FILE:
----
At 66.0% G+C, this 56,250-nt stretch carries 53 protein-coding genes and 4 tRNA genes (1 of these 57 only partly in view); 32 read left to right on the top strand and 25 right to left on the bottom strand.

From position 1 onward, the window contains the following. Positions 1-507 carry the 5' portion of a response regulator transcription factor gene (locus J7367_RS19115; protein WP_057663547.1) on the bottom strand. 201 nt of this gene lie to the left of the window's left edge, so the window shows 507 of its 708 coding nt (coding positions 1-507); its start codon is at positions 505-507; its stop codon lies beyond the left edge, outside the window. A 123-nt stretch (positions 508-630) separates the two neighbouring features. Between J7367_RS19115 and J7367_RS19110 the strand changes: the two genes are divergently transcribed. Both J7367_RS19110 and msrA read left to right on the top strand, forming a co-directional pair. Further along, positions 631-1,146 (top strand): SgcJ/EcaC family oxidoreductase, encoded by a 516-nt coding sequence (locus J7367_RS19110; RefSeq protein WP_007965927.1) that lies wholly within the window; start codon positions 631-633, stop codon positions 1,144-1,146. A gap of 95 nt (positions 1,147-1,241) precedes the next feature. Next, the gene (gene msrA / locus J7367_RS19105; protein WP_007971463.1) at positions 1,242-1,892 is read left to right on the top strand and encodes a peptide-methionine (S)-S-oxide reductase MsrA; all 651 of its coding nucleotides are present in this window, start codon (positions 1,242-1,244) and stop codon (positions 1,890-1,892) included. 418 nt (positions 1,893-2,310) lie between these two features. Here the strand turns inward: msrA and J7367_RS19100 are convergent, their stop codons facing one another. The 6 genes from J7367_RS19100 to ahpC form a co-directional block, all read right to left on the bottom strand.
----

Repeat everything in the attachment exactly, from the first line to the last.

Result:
At 66.0% G+C, this 56,250-nt stretch carries 53 protein-coding genes and 4 tRNA genes (1 of these 57 only partly in view); 32 read left to right on the top strand and 25 right to left on the bottom strand.

From position 1 onward, the window contains the following. Positions 1-507 carry the 5' portion of a response regulator transcription factor gene (locus J7367_RS19115; protein WP_057663547.1) on the bottom strand. 201 nt of this gene lie to the left of the window's left edge, so the window shows 507 of its 708 coding nt (coding positions 1-507); its start codon is at positions 505-507; its stop codon lies beyond the left edge, outside the window. A 123-nt stretch (positions 508-630) separates the two neighbouring features. Between J7367_RS19115 and J7367_RS19110 the strand changes: the two genes are divergently transcribed. Both J7367_RS19110 and msrA read left to right on the top strand, forming a co-directional pair. Further along, positions 631-1,146 (top strand): SgcJ/EcaC family oxidoreductase, encoded by a 516-nt coding sequence (locus J7367_RS19110; RefSeq protein WP_007965927.1) that lies wholly within the window; start codon positions 631-633, stop codon positions 1,144-1,146. A gap of 95 nt (positions 1,147-1,241) precedes the next feature. Next, the gene (gene msrA / locus J7367_RS19105; protein WP_007971463.1) at positions 1,242-1,892 is read left to right on the top strand and encodes a peptide-methionine (S)-S-oxide reductase MsrA; all 651 of its coding nucleotides are present in this window, start codon (positions 1,242-1,244) and stop codon (positions 1,890-1,892) included. 418 nt (positions 1,893-2,310) lie between these two features. Here the strand turns inward: msrA and J7367_RS19100 are convergent, their stop codons facing one another. The 6 genes from J7367_RS19100 to ahpC form a co-directional block, all read right to left on the bottom strand.